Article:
The finding, which appears online this week in Nature Geoscience, follows a two-year analysis of sediment cores and precise seafloor maps covering 2,700 square miles of the western Ross Sea. As recently as 15,000 years ago, the area was covered by thick ice that later retreated hundreds of miles inland to its current location. The maps, which were created from state-of-the-art sonar data collected by the National Science Foundation research vessel Nathaniel B. Palmer, revealed how the ice retreated during a period of global warming after Earth’s last ice age. In several places, the maps show ancient water courses — not just a river system, but also the subglacial lakes that fed it.

How high is air pollution in your city and how does it compare to the most polluted cities in the world?
August 21, 2017 02:59 PM - Ashley Kirk and Patrick Scott

Pollution is a greater global threat than Ebola and HIV, according to warnings by the World Health Organisation. 

According to its recent report, one in four deaths among children aged under five are now due to environmental hazards such as air pollution and contaminated water.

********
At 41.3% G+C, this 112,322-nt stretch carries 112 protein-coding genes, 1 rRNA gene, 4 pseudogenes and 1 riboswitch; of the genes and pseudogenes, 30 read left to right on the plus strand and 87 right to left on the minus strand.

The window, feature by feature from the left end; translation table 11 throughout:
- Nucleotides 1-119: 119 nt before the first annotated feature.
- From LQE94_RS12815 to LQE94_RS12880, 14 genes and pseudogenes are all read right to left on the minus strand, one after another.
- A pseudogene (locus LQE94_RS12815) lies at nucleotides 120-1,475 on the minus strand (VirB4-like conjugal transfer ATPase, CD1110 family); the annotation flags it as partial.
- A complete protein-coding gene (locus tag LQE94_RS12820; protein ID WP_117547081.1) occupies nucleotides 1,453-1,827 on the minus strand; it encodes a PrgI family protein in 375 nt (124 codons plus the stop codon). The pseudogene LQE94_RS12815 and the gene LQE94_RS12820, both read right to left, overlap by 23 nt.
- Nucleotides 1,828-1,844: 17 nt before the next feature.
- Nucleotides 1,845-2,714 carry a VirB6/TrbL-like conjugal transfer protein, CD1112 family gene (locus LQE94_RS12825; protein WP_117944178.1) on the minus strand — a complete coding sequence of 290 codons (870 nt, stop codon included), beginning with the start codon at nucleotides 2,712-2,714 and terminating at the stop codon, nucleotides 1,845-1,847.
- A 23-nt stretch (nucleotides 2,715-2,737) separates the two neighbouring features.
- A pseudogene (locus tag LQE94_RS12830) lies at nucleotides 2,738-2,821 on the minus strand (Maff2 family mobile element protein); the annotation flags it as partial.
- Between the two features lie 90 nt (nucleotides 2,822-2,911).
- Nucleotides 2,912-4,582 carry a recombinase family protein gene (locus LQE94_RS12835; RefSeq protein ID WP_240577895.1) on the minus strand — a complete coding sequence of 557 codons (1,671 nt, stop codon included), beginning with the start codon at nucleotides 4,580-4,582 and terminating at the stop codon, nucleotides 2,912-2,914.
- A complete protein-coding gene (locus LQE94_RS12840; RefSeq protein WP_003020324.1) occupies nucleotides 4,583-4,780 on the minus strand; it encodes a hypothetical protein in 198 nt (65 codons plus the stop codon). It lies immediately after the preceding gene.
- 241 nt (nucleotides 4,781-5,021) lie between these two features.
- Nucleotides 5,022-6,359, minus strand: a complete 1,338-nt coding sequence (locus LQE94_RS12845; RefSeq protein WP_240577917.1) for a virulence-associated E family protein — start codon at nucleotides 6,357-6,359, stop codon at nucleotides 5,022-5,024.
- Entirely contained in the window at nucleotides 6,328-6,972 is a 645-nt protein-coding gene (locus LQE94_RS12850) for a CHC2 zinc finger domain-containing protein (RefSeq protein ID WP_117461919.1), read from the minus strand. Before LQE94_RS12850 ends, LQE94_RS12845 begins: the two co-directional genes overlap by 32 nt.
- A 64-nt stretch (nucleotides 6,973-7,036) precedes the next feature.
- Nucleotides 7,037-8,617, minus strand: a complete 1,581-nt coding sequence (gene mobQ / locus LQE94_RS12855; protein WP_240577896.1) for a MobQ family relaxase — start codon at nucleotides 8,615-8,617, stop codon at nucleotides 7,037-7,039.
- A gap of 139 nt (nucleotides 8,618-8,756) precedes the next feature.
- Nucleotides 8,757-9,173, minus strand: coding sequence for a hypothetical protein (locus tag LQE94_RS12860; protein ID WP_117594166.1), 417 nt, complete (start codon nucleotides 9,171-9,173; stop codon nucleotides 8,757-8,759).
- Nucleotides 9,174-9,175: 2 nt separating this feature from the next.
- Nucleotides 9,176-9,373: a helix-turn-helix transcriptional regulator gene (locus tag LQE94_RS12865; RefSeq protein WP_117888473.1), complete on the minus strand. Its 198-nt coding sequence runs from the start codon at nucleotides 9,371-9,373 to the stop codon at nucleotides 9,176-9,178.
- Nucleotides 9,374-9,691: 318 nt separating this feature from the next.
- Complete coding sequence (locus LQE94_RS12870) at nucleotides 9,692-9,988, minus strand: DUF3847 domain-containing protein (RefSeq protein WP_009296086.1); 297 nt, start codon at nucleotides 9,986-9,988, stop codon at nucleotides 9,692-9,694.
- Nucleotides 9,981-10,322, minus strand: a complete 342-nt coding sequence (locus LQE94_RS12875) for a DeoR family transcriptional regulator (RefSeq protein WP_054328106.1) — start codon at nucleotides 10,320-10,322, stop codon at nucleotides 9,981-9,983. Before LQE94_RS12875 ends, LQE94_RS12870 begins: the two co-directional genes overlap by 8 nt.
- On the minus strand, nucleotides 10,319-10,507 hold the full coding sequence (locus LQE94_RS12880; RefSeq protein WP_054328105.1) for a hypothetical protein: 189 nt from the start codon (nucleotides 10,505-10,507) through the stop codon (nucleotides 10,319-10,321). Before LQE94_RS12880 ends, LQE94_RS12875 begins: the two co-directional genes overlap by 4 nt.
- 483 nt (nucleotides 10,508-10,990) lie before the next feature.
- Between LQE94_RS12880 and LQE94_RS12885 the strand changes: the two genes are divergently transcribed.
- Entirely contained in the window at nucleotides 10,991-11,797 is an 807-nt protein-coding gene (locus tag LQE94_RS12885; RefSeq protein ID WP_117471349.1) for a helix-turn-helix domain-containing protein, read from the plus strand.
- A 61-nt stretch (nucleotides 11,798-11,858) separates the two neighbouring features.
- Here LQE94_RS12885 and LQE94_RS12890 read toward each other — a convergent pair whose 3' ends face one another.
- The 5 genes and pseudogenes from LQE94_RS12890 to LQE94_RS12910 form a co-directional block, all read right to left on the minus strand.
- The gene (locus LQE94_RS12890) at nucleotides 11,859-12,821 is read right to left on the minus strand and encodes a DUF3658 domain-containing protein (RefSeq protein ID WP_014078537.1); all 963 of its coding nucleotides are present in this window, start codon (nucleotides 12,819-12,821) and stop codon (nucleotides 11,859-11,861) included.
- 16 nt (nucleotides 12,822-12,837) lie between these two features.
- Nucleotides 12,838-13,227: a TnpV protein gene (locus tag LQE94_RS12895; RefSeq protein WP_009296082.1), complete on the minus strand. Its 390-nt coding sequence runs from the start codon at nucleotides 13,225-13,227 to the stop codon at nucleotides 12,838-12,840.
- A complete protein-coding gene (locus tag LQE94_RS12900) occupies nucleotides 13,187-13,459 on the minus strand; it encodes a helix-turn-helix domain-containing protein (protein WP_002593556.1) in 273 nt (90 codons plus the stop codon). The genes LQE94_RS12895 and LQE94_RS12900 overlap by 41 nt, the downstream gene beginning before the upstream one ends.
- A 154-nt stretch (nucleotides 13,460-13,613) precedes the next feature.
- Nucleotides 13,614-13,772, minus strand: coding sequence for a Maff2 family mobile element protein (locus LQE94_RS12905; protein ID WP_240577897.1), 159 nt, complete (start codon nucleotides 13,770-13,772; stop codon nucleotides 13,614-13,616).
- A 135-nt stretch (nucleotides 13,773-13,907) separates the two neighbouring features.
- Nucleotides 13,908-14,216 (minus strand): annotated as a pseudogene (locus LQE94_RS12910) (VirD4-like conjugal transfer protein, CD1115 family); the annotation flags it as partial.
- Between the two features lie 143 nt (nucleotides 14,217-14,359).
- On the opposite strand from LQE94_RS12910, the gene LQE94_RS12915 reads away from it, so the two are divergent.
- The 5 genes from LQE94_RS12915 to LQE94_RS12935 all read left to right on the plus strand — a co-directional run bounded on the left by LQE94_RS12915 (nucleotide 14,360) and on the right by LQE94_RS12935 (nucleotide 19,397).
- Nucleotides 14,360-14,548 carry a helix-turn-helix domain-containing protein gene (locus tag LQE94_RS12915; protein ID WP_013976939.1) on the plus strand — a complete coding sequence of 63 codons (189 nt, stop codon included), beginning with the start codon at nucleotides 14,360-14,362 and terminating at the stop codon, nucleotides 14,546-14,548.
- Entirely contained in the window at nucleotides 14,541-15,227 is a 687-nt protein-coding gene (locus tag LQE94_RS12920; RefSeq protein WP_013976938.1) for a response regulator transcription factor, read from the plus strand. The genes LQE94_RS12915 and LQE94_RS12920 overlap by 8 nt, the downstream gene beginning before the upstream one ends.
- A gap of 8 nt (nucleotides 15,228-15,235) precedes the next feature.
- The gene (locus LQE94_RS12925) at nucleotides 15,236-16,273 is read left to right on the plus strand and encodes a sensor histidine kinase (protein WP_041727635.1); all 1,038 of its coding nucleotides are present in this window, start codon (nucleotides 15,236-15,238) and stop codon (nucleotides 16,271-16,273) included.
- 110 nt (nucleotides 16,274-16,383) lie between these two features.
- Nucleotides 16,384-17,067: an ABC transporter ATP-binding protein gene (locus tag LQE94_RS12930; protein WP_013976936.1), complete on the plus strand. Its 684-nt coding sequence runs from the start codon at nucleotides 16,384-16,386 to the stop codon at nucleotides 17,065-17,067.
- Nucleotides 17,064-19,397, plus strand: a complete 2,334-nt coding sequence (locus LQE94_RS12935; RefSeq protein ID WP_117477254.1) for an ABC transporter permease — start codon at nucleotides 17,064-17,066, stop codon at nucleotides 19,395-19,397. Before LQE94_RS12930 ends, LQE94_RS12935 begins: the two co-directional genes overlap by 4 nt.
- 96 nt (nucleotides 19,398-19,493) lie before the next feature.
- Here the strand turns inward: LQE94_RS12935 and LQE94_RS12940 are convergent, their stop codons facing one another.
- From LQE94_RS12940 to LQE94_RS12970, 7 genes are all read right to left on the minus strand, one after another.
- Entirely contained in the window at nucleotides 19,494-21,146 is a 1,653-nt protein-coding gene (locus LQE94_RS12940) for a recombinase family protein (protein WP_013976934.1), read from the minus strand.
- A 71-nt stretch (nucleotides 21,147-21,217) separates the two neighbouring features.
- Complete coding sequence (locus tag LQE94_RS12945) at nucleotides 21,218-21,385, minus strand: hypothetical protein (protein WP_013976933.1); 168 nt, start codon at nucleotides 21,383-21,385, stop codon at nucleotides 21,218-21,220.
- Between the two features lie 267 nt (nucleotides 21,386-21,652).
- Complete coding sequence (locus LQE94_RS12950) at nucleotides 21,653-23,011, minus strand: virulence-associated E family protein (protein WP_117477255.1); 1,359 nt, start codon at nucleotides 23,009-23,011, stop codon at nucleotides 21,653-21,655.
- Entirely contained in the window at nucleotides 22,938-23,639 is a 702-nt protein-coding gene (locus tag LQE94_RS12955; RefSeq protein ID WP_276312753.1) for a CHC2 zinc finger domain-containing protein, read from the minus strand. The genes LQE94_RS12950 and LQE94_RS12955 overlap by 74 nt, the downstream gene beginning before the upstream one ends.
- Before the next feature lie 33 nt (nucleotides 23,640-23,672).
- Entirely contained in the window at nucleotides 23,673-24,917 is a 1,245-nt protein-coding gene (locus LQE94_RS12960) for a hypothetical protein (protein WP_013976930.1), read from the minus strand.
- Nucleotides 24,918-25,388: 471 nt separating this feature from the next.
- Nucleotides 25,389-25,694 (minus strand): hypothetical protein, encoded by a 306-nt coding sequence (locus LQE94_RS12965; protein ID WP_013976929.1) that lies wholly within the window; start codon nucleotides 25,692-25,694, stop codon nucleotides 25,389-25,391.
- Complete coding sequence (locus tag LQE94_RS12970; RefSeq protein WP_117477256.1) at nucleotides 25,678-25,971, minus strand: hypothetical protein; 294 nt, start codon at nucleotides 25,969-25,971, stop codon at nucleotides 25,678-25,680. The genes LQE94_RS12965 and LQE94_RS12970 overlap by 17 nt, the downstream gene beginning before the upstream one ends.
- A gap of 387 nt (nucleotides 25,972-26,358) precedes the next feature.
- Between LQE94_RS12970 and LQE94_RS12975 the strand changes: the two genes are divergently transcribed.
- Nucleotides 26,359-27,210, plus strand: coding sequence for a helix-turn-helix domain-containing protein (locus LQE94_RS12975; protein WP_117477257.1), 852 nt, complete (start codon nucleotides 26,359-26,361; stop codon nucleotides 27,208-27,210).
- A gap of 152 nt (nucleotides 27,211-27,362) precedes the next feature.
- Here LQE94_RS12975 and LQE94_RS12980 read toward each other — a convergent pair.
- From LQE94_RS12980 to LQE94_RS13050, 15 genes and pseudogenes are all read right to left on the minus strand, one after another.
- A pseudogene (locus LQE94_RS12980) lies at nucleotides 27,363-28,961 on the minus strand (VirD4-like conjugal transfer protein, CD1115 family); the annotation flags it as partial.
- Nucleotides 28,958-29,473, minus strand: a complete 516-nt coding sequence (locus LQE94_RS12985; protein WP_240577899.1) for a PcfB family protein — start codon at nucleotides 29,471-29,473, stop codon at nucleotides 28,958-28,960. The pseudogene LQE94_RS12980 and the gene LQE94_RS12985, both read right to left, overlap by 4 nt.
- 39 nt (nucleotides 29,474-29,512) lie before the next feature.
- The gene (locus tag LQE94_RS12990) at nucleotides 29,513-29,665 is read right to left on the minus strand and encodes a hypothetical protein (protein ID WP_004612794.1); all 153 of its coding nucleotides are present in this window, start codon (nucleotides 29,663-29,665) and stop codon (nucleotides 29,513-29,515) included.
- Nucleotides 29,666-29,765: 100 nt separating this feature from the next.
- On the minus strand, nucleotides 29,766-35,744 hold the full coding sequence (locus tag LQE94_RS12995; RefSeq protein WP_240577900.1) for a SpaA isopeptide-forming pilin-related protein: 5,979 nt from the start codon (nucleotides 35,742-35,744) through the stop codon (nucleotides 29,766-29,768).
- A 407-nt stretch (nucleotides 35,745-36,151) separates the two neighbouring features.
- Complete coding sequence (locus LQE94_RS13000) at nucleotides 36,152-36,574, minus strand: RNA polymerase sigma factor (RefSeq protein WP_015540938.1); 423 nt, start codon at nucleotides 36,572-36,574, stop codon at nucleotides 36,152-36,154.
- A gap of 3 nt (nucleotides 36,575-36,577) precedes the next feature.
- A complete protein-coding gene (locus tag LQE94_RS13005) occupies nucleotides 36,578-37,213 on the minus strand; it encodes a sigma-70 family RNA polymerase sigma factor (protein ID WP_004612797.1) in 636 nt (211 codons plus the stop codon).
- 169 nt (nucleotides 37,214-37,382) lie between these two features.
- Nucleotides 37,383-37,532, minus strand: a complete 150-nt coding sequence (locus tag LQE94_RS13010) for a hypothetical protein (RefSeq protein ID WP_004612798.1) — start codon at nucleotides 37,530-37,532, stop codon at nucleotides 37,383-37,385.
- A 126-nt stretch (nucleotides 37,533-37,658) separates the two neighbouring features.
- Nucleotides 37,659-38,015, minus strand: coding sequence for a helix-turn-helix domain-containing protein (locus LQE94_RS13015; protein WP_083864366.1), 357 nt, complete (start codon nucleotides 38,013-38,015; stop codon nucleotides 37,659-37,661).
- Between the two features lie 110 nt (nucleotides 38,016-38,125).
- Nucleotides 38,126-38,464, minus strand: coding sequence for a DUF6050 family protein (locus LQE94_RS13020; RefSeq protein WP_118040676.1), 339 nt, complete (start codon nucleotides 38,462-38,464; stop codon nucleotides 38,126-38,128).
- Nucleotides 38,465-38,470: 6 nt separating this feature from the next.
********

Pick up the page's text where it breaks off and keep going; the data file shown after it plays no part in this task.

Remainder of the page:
Previously this year, air pollution levels in London were worse than those in Beijing for a brief period - with the UK capital's pollutants frequently breaking UK limits. 

The World Eyes Yet Another Unconventional Source of Fossil Fuels
August 21, 2017 08:02 AM - Yale Environment 360

In May of this year, China claimed a breakthrough in tapping an obscure fossil fuel resource: Researchers there managed to suck a steady flow of methane gas out of frozen mud on the seafloor. That same month, Japan did the same. And in the United States, researchers pulled a core of muddy, methane-soaked ice from the bottom of the Gulf of Mexico.

The idea of exploiting this quirky fuel source would have been considered madness a couple of decades ago — both wildly expensive and dangerous. Until recently, methane-soaked ice was considered explosively unstable. In the Gulf of Mexico, traditional oil rigs have been tiptoeing around these icy deposits for years, trying to avoid them.

The World Eyes Yet Another Unconventional Source of Fossil Fuels
August 21, 2017 08:02 AM - Yale Environment 360